Caring for a person with incontinence can be one of the most difficult aspects of responsibility. Not only can it cause frustration, but it also adds to your workload. According to the Continence Foundation of Australia, carers report feeling angry, lonely and as if they are not coping when they try to manage it alone.
betterhealth.vic.gov.au states that medical treatment depends on the type and cause of incontinence. You should be guided by your doctor, but treatment options may include:
- increased fluid intake of up to two litres a day
- high-fibre diet
- pelvic floor exercises
- bladder training
- training in good toilet habits
- medications, such as a short-term course of laxatives to treat constipation
- aids such as incontinence pads
The right advice and support can make a big difference, and that’s where we can help. Our fully trained and discrete staff can guide you in selecting the right product for the needs of the person you care for. That way you can feel confident you are doing the right thing.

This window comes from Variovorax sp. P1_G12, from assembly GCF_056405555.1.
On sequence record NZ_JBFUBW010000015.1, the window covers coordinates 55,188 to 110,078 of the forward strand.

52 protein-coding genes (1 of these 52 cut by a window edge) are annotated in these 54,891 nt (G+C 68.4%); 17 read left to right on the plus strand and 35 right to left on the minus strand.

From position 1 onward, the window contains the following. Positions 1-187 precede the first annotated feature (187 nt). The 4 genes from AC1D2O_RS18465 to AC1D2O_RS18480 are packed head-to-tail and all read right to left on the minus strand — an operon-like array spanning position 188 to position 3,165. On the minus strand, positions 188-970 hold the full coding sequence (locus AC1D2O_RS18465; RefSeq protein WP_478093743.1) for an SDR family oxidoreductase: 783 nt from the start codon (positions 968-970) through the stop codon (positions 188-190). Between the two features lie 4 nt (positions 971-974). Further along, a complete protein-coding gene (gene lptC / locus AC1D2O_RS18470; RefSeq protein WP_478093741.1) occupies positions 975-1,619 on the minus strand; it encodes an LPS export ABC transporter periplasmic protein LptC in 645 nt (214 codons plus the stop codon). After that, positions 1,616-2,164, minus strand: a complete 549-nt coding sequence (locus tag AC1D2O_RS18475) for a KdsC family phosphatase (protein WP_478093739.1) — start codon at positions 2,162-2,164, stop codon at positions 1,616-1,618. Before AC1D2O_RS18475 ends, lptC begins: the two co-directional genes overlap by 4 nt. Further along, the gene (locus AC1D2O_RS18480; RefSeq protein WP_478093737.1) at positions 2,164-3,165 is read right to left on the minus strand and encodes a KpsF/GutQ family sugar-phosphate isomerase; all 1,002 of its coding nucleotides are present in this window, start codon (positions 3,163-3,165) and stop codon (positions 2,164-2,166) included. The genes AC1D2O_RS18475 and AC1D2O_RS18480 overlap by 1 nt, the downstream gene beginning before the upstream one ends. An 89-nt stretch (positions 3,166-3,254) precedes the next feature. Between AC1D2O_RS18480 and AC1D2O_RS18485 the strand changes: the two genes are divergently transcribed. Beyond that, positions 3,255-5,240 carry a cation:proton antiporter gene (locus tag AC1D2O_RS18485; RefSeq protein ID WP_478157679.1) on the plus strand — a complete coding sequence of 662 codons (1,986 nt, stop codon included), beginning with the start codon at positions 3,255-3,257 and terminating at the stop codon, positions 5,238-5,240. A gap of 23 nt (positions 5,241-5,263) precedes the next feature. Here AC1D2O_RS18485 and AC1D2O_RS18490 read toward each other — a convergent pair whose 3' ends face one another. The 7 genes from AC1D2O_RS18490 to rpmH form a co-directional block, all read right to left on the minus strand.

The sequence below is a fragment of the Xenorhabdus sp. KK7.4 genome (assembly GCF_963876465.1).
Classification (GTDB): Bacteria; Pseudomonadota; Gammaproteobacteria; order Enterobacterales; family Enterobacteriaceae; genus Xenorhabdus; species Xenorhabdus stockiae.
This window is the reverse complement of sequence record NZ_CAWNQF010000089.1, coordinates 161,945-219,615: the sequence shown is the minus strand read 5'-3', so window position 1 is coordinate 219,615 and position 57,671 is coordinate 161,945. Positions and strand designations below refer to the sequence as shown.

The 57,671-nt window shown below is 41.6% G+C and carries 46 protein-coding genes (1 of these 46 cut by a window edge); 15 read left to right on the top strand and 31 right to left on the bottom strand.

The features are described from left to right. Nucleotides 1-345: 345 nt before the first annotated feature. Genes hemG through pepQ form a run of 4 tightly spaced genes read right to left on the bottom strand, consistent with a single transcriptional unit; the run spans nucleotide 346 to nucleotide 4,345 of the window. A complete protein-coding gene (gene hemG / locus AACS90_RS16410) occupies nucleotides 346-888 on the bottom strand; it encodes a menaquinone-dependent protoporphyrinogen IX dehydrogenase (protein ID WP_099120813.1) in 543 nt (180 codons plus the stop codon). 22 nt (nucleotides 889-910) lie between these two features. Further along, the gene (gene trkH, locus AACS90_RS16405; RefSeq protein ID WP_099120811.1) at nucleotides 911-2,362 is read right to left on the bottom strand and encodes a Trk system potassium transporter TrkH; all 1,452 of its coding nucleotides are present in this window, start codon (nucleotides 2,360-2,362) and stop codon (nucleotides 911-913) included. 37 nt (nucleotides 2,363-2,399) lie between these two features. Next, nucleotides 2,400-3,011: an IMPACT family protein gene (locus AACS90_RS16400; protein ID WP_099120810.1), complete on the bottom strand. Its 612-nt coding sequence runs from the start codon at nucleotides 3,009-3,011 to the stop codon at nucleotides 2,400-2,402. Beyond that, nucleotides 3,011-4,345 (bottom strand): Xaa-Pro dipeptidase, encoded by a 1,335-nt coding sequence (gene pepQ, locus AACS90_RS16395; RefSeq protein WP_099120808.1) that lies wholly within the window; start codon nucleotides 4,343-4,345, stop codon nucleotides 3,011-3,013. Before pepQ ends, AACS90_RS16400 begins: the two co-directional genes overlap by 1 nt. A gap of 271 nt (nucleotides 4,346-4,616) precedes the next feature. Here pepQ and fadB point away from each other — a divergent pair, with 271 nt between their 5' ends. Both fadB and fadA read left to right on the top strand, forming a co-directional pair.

Medical treatment may take a while to work or it may manage the incontinence but not cure it. Keep in mind:
- The person you care for may be deeply distressed and ashamed about their incontinence. Aim to be calm and patient. Talk openly together about the situation.
- Try to accept your own discomfort and embarrassment. Humour can help.
- Despite effective treatment, accidents may happen from time to time. Try to keep a relaxed attitude as much as possible.
- Look after yourself too. Plan breaks from caring on a regular basis to give yourself time to recharge
Visit carersaustralia.com.au to find out more about the National Carer Counselling Program which provides short-term counselling services for carers and can assist with coping skills.
Remember, you are not alone and there are lots of people facing the same struggles and feelings. Be kind to yourself so you can be kind to the person you care for.